Gary Scoggin

For those of you actually paying attention out there, certain provisions of the bill such as limits on early voting hours, including the mandated expansion of early voting hours in rural Republican counties has little to do with fraud and everything to do with ease (or lack thereof) of voting.

George Croix

I suppose extra voting hours could make voting harder if one were placed in a quandary trying to decide when to go now, and got a headache….

Gary Scoggin

The point is that the mandated extra hours in rural districts make voting easier for a strong Republican set of voters. I have no problem with this.

Bailey Jones

I don't say it often enough, Gary, but thanks for your comments. You have a knack for seeing the reality of things, and making reasoned, accurate, and relatable arguments. It must be the Texas Tech in you.

Cary Semar

[thumbup]

Gary Scoggin

Thanks, Bailey. I attribute it all to Tech.

Cary Semar

[thumbup]

Karen Lauer

Gary, this is a very reasonable and well thought comment. I agree that mail-in ballot requests should have to be requested, so I don't have a problem with that part, but banning the 24-hour voting and drive-thru voting doesn't make sense to me. People who work two or three jobs or work odd hours (such as all of our healthcare workers right now) should have the flexibility to vote when it's convenient for them just like the rest of us who work normal hours. Sure, there's an extra hour of early voting now, but that hardly makes a difference to someone working two jobs or working 12-14 hour shifts. Drive-thru and 24-hour polls still required the same identification and voting procedures as indoor polling places, so how does banning them ensure election integrity when they follow the same rules? There may be certain areas in the state where it doesn't make sense to have those options, so requiring local districts to provide these options isn't right either, but if there are people willing to work the polls outside or late at night, and the citizens in those districts want to utilize those options, what's the harm in letting local governments decide to permit them?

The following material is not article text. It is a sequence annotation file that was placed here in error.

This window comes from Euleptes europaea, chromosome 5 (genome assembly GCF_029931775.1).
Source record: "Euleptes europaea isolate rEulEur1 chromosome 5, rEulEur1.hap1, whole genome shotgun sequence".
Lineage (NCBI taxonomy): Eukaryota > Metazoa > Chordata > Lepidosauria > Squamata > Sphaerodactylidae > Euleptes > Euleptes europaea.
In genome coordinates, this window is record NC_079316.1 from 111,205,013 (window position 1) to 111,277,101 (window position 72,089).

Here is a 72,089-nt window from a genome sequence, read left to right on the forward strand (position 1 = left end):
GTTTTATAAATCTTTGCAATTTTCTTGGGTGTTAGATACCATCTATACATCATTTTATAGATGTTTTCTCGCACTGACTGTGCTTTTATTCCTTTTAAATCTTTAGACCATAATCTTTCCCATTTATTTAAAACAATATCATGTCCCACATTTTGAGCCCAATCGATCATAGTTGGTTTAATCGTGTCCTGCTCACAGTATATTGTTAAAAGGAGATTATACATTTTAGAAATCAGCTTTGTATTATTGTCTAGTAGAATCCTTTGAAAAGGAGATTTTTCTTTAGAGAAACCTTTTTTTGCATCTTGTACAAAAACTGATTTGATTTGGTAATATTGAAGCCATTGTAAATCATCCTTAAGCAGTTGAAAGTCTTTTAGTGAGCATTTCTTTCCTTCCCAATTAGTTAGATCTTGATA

Bailey Jones

Voting should be made as easy as possible, consistent with election security. It's funny how people complain about the DMV or IRS making life harder than it needs to be, but object when a government tries to make things easy. 24 hour voting makes perfect sense for Houston. As does drive through voting. I'm a fan of vote by mail, but it takes some years to properly design a system that's fraud proof. However, it's ideal for rural areas, and for anyone who has a busy life. Texans are surely smart enough to make this work here.

The fraud story is specious window dressing, of course. I engage in secure financial transactions every day - sometimes in person, sometimes by mail, sometimes online. Any form of voting can be made secure. A wise government allows individual voting districts to try new things and see what works.

The history of voting laws in the country has been one of gradually adding both convenience and security. (see https://my.lwv.org/texas/about/timeline-voting-elections-texas) There's no reason these two things can't go hand in hand.

Jim Forsythe

Karen, you are right. Different counties have different needs. Counties that have mostly farmers have different needs than a county such as Harris.

Loving county had 66 people vote in 2020 for President. After hours voting for Loving county, for one or two days may meet their needs. This also could be ideal for a drop box. Mail in ballots for them, may be the best way for them to go.

Carlos Ponce

Jim posts, "you are right. Different counties have different needs."

Sounds like the same argument used by Southern States to keep slavery in the South: " Different states have different needs."

George Croix

What could be more secure than places where ballots are mailed to everyone on a list, with no request requirement, often not even a signature verification requirement, said list updated sometime after buggy whips went the way of dinosaurs, and collected by the dozens or hundreds and carried, eventually, to drop boxes, conveniently located on a Corner Near You, by people checking, first, to be sure that activity is not on their List Of Things To Be Offended By, or perhaps a micro-aggression.....??

Chuckle.

California wants it's voters, or at least it's taxpayers, back......they can get more voters in the next caravan.....or, not...... grin